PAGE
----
[ 7 minutes to read ]Follow one preacher’s journey preaching through a book. When I preach a message introducing a book and a verse by verse series through the book, I have few objectives. I want to give a big picture overview of the book. I want to mention the systematic and biblical theology of the book. I want to raise any issues or questions the book addresses. I want to give a brief outline of the book to show the flow of the book from beginning to end.
I want to work through this in this post in reference to my first sermon in the Ruth series. I’m going to look at these topics in the body of my sermon first and then I will look at the sermon introduction and conclusion.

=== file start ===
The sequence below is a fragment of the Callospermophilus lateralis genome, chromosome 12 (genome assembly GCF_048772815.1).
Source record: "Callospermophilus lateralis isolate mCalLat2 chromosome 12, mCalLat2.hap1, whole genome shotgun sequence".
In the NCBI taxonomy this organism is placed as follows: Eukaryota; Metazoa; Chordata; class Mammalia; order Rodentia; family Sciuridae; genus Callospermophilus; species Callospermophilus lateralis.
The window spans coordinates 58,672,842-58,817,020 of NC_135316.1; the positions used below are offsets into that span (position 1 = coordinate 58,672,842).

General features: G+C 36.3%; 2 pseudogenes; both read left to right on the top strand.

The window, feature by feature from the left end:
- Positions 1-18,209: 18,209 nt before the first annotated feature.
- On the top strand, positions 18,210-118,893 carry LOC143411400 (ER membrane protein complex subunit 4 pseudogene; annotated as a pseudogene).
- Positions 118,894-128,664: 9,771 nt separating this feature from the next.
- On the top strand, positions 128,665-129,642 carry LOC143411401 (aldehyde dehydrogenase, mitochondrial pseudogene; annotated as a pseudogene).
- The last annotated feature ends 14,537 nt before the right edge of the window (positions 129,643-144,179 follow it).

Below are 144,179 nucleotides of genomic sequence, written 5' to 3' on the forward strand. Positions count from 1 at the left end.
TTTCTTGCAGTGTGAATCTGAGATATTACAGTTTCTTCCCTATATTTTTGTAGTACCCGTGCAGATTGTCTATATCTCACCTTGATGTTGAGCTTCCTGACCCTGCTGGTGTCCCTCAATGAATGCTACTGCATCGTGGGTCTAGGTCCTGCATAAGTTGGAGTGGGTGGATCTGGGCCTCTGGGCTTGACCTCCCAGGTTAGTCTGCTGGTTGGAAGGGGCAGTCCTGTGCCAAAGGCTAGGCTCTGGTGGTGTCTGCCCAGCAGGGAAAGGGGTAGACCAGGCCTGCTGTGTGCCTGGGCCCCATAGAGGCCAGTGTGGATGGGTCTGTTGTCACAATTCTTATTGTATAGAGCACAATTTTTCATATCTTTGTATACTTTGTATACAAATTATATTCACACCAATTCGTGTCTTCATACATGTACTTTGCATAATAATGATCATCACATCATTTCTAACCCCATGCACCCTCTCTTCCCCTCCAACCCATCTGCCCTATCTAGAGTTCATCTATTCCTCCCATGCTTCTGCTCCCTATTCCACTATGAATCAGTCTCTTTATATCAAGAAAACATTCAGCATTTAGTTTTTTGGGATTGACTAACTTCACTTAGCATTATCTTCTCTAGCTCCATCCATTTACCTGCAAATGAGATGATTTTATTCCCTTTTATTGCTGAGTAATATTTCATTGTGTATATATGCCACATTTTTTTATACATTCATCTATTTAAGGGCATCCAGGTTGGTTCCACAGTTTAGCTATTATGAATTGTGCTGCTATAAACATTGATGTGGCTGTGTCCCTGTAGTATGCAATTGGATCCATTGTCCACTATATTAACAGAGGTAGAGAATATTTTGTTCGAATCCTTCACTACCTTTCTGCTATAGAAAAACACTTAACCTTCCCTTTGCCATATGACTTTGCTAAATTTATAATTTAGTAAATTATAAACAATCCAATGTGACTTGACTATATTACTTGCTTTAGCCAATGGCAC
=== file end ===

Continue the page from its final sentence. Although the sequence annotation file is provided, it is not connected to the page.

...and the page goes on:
Author, Date, and Place of Writing
Any book study needs to address the author, or writer, of the book, the date when it was written, and where it was written from. For some books, you also need to know whom it was written to. I’m looking for two types of sources—internal and external.
Internal sources refers to any references to these within the text of the book itself. I would also add here any references in the other biblical books relevant to the book I’m studying. The book of Ruth itself does not record any of these facts. No other biblical books give us information on it either. Ruth is only mentioned outside the book of Ruth in the genealogy of Jesus (Matthew 1:5), and Boaz is mentioned there with Ruth and in the genealogy of David in 1 Chronicles 2:11-12.